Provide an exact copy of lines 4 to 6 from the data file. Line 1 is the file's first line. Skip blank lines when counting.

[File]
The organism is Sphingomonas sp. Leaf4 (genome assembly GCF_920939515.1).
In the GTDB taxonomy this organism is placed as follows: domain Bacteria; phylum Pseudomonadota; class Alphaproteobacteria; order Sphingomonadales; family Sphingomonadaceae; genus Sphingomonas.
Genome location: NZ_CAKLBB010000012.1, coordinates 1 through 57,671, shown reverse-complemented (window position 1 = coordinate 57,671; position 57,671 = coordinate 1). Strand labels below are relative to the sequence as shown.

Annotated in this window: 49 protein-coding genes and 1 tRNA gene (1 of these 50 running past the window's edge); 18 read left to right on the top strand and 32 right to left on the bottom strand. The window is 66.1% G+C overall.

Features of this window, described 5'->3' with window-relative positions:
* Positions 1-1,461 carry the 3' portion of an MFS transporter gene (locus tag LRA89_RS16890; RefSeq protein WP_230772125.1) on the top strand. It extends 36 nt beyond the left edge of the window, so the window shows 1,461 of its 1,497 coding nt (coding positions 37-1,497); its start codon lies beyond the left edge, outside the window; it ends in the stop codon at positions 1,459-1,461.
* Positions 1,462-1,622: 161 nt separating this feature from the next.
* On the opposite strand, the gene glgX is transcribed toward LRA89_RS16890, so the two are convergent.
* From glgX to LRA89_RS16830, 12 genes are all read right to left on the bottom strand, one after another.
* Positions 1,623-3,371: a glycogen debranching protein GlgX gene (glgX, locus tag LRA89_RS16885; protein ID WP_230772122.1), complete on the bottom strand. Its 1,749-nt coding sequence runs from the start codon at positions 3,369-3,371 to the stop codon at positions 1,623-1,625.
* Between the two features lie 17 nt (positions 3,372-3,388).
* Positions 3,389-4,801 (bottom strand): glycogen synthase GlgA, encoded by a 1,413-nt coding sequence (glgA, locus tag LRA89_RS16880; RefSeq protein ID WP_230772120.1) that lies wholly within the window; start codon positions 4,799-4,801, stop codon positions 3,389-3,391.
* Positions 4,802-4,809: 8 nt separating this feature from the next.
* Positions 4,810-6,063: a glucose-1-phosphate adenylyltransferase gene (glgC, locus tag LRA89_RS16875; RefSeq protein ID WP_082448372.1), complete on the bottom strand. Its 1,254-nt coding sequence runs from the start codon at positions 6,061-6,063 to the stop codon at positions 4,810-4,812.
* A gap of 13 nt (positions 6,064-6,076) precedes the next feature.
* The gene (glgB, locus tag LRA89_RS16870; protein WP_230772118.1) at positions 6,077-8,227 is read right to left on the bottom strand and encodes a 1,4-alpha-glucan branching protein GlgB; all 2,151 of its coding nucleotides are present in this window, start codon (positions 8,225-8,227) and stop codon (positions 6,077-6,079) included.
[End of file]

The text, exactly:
Annotated in this window: 49 protein-coding genes and 1 tRNA gene (1 of these 50 running past the window's edge); 18 read left to right on the top strand and 32 right to left on the bottom strand. The window is 66.1% G+C overall.

Features of this window, described 5'->3' with window-relative positions:
* Positions 1-1,461 carry the 3' portion of an MFS transporter gene (locus tag LRA89_RS16890; RefSeq protein WP_230772125.1) on the top strand. It extends 36 nt beyond the left edge of the window, so the window shows 1,461 of its 1,497 coding nt (coding positions 37-1,497); its start codon lies beyond the left edge, outside the window; it ends in the stop codon at positions 1,459-1,461.